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Ontario Chief Justice Warren Winkler is proposing a series of changes to the family-court system. (Deborah Baic/The Globe and Mail/Deborah Baic/The Globe and Mail)
Ontario Chief Justice Warren Winkler is proposing a series of changes to the family-court system. (Deborah Baic/The Globe and Mail/Deborah Baic/The Globe and Mail)

A program to fix our ailing family courts Add to ...

One of Canada's best hopes for family-law reform is Ontario Chief Justice Warren Winkler: He is influential, has a track record of reform and has sounded a steady drumbeat for change. And his patience is wearing thin.

"At a certain point, let's not adjust any more," Chief Justice Winkler said from his home in rural Ontario. "This has been studied to death. We have to sit down with a white piece of paper and redesign the system. It has to be made cheaper, faster and simpler, without convoluted rules."

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Known for his tell-it-like-it-is attitude, he has heard many complaints from judges and lawyers since his appointment in 2007. "Everywhere I go, there is a constant refrain: The family-law system is broken and it's too expen-

sive," he said. "My strategy has been to get a discussion going. I'm the bully pulpit. But I get frustrated when not very much happens."

A former trial judge with a reputation for banging heads together to resolve corporate and commercial cases, Chief Justice Winkler has a history of getting results.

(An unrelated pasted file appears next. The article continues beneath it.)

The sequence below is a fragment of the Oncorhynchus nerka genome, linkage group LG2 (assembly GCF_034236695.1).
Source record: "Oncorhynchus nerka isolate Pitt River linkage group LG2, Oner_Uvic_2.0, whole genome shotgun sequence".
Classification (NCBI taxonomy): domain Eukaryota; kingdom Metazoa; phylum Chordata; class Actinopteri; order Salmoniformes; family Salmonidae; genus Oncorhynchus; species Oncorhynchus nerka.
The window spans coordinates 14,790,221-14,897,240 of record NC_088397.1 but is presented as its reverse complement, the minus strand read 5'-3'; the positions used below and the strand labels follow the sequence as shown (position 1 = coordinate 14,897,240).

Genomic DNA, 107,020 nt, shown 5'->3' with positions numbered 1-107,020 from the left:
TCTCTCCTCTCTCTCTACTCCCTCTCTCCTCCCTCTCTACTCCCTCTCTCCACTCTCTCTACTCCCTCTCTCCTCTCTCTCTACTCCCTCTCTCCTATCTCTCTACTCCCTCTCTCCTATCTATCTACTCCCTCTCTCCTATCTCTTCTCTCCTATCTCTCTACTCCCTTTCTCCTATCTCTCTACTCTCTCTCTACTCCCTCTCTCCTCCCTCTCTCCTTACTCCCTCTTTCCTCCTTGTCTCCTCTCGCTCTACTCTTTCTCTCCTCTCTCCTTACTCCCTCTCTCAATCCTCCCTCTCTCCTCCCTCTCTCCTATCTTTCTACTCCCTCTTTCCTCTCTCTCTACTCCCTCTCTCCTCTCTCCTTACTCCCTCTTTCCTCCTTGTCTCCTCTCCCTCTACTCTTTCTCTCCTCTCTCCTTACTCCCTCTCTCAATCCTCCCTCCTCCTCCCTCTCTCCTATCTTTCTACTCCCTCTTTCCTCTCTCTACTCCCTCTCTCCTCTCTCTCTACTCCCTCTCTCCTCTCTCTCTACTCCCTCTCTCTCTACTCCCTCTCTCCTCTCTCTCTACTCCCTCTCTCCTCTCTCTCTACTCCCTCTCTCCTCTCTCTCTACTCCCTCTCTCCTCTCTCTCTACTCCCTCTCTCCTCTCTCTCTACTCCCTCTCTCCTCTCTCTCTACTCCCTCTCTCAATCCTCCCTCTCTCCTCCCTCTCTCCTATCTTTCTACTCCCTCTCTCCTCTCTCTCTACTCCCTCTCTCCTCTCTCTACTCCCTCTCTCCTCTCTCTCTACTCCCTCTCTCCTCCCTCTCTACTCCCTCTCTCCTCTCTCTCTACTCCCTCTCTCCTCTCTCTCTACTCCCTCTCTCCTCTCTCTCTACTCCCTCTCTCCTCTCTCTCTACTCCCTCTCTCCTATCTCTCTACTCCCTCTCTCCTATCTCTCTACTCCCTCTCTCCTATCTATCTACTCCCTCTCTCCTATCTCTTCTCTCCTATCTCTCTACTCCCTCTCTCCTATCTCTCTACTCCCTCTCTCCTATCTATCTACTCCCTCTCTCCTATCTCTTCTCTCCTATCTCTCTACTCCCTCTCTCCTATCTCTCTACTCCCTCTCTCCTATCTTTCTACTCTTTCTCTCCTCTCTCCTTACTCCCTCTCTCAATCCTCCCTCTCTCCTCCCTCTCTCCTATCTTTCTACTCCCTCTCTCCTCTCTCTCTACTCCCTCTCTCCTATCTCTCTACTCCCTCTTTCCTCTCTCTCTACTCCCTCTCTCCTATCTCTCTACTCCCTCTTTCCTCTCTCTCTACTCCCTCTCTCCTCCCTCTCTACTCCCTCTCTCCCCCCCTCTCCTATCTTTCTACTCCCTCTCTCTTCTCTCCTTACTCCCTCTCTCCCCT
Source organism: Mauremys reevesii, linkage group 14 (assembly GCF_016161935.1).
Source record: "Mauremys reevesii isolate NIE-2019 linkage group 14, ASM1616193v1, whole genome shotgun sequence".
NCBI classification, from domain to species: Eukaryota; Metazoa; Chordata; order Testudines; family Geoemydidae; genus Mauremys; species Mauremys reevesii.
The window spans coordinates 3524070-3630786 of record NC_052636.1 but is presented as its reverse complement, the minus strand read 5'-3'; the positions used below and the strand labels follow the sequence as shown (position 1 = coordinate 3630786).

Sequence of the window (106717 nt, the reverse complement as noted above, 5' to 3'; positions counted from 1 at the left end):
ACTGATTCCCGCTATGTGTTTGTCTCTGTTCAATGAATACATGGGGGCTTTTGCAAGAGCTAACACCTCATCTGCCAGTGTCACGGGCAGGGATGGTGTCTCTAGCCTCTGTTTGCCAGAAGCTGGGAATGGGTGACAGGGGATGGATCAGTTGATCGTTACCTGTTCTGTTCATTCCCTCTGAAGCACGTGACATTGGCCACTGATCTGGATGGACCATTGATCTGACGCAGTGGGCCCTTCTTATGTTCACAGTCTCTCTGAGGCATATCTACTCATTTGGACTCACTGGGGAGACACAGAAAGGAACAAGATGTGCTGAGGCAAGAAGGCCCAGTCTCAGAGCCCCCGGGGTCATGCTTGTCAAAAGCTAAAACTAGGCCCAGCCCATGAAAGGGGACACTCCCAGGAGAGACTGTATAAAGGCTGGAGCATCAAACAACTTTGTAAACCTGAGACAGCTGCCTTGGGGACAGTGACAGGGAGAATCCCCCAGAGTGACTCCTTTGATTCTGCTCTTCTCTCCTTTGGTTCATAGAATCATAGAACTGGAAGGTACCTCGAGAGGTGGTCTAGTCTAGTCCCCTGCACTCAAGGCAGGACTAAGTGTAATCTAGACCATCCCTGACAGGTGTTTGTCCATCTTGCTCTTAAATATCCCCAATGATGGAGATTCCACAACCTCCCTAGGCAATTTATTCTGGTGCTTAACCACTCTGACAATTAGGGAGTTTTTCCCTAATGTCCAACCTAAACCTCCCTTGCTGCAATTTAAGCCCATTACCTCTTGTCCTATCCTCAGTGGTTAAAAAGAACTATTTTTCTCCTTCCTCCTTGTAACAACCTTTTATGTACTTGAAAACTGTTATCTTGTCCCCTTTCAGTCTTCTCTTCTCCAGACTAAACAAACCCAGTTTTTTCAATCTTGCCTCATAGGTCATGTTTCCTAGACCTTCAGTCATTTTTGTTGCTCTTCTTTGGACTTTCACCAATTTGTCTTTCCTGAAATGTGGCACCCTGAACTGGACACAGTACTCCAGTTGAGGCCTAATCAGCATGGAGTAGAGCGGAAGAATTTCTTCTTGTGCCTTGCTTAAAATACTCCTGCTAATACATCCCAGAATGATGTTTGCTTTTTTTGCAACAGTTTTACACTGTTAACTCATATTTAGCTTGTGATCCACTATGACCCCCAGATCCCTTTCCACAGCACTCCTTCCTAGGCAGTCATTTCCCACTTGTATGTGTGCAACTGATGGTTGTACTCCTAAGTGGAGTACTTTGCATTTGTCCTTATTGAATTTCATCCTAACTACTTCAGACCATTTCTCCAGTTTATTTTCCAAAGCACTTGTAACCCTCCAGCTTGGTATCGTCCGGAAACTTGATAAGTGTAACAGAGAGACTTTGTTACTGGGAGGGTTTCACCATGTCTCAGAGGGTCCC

A few years ago, he designed a process that slashed the Toronto civil-case wait-list. "We went from waiting 37 months to a trial to pretty much having one whenever you were ready," he said. "As soon as you have a courtroom with the lights on, the settlement rate skyrockets."

Chief Justice Winkler's manifesto for change, which he has been advocating for about a year, is based on a premise that most litigants cannot afford the financial and emotional toll of navigating a cumbersome process that leads from separation to the final dissolution of a marriage.

His model system would see a "triage" judge hear the gist of a case as soon as an action is launched. The judge would decide which track it is best suited for: mediation, traditional court processes, quick movement to decide child custody, and so on.

Most cases would move rapidly toward mediation with the same judge shepherding them along. "It's hugely costly to see a different person every time you go in," Chief Justice Winkler said.

Even then, the number of forms, steps and rules in the family-law system entangle lawyers in paper trails. They also make the system impenetrable to many self-represented spouses - an estimated half of all litigants.

"The family court rules look like a Boeing manual for an airplane," Chief Justice Winkler said. "It's the hours that are the killer. We have to make the system faster, less technical, and not have these convoluted rules."